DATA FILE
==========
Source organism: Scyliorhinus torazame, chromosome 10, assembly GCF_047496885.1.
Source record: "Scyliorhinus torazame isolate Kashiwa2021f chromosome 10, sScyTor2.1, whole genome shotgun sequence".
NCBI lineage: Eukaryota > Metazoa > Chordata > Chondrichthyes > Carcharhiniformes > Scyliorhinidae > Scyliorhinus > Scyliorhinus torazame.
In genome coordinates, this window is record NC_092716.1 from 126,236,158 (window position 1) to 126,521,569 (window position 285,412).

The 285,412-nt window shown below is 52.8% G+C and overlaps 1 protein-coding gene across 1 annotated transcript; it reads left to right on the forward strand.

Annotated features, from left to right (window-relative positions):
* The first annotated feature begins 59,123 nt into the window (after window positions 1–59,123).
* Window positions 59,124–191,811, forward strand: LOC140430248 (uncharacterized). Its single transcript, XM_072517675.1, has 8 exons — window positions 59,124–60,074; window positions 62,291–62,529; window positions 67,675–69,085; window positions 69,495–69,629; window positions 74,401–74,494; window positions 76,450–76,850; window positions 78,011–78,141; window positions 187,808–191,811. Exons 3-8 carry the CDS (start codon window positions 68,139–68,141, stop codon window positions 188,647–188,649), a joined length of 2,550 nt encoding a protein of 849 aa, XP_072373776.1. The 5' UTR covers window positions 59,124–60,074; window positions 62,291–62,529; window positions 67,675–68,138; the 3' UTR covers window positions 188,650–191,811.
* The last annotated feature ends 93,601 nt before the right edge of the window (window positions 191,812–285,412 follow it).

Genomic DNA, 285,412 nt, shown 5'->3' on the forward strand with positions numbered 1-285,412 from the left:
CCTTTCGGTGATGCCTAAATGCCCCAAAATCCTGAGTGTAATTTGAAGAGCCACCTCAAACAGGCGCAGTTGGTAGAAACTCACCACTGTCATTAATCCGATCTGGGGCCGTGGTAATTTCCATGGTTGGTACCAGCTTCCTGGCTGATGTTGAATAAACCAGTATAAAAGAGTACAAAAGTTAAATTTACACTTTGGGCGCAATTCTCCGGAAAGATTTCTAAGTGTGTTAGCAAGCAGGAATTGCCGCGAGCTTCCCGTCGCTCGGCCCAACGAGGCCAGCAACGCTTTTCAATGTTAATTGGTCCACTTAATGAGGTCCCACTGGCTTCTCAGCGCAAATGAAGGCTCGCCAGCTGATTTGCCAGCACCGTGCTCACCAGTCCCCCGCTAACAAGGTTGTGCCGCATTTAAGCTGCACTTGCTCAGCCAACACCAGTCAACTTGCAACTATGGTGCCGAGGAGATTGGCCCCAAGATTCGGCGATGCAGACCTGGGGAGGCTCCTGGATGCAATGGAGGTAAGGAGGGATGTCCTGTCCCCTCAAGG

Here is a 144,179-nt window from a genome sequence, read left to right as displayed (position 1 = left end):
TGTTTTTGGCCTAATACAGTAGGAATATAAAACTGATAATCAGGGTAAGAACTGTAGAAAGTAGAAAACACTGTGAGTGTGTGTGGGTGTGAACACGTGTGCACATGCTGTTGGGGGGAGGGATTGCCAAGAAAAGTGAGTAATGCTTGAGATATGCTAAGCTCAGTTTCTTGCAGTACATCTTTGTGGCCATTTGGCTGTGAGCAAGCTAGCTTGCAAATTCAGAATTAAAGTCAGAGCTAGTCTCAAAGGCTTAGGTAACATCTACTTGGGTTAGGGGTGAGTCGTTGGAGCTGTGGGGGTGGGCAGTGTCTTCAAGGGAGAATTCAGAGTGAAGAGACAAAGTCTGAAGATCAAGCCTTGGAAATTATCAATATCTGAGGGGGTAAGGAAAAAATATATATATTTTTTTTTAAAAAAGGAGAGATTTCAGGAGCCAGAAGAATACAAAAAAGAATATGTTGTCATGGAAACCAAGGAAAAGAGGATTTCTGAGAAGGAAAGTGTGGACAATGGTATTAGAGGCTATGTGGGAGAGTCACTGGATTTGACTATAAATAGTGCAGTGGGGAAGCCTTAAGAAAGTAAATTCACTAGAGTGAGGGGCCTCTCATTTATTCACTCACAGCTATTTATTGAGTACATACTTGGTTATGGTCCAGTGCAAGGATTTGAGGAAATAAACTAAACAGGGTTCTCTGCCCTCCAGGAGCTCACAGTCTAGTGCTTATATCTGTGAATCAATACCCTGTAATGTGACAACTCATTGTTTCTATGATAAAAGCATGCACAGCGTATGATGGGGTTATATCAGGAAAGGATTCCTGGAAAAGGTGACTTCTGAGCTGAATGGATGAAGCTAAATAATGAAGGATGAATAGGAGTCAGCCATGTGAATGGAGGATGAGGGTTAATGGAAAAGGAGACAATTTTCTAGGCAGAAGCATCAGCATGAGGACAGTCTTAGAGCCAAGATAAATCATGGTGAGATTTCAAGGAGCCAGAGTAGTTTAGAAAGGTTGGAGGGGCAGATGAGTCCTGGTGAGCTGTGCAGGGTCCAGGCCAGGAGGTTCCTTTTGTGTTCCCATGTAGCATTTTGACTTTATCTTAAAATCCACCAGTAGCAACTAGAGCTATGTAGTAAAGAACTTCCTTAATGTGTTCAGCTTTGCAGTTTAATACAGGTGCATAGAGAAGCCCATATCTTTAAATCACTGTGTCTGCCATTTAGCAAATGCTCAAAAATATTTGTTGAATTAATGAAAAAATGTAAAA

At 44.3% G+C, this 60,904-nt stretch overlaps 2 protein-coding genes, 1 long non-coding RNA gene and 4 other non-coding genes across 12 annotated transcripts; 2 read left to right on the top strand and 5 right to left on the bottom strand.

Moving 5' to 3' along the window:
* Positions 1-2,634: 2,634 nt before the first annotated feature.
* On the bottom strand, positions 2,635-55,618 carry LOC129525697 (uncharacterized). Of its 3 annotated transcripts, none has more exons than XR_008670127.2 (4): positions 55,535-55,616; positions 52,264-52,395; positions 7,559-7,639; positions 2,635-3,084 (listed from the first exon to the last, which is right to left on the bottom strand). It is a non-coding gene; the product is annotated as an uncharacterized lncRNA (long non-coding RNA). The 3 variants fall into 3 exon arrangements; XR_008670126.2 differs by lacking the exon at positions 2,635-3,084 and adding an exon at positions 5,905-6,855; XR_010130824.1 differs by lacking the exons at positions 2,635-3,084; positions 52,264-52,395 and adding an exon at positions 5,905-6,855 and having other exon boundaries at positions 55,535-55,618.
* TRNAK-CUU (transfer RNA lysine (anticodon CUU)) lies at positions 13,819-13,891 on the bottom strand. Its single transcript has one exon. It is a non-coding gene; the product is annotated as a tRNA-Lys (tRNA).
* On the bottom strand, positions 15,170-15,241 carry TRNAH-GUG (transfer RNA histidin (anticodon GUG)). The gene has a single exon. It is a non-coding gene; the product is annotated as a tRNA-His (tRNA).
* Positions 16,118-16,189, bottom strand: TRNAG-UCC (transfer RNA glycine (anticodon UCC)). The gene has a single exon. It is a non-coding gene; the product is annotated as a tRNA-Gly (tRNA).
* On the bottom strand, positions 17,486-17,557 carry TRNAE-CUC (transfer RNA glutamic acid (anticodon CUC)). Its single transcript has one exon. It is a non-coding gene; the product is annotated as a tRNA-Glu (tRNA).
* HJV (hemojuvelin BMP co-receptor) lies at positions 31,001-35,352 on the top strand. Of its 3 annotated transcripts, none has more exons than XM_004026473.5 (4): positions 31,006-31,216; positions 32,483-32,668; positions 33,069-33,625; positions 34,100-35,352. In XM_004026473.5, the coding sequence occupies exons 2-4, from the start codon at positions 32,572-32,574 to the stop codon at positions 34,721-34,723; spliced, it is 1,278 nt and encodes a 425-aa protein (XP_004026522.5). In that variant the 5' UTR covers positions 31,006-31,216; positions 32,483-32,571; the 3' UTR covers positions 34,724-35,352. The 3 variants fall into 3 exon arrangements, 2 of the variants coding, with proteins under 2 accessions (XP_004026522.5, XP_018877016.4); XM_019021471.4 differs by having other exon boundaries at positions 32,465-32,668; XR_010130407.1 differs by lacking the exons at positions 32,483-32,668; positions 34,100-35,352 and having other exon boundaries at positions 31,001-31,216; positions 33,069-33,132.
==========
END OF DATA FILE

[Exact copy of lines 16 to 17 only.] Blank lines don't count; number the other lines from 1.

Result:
* Positions 1-2,634: 2,634 nt before the first annotated feature.
* On the bottom strand, positions 2,635-55,618 carry LOC129525697 (uncharacterized). Of its 3 annotated transcripts, none has more exons than XR_008670127.2 (4): positions 55,535-55,616; positions 52,264-52,395; positions 7,559-7,639; positions 2,635-3,084 (listed from the first exon to the last, which is right to left on the bottom strand). It is a non-coding gene; the product is annotated as an uncharacterized lncRNA (long non-coding RNA). The 3 variants fall into 3 exon arrangements; XR_008670126.2 differs by lacking the exon at positions 2,635-3,084 and adding an exon at positions 5,905-6,855; XR_010130824.1 differs by lacking the exons at positions 2,635-3,084; positions 52,264-52,395 and adding an exon at positions 5,905-6,855 and having other exon boundaries at positions 55,535-55,618.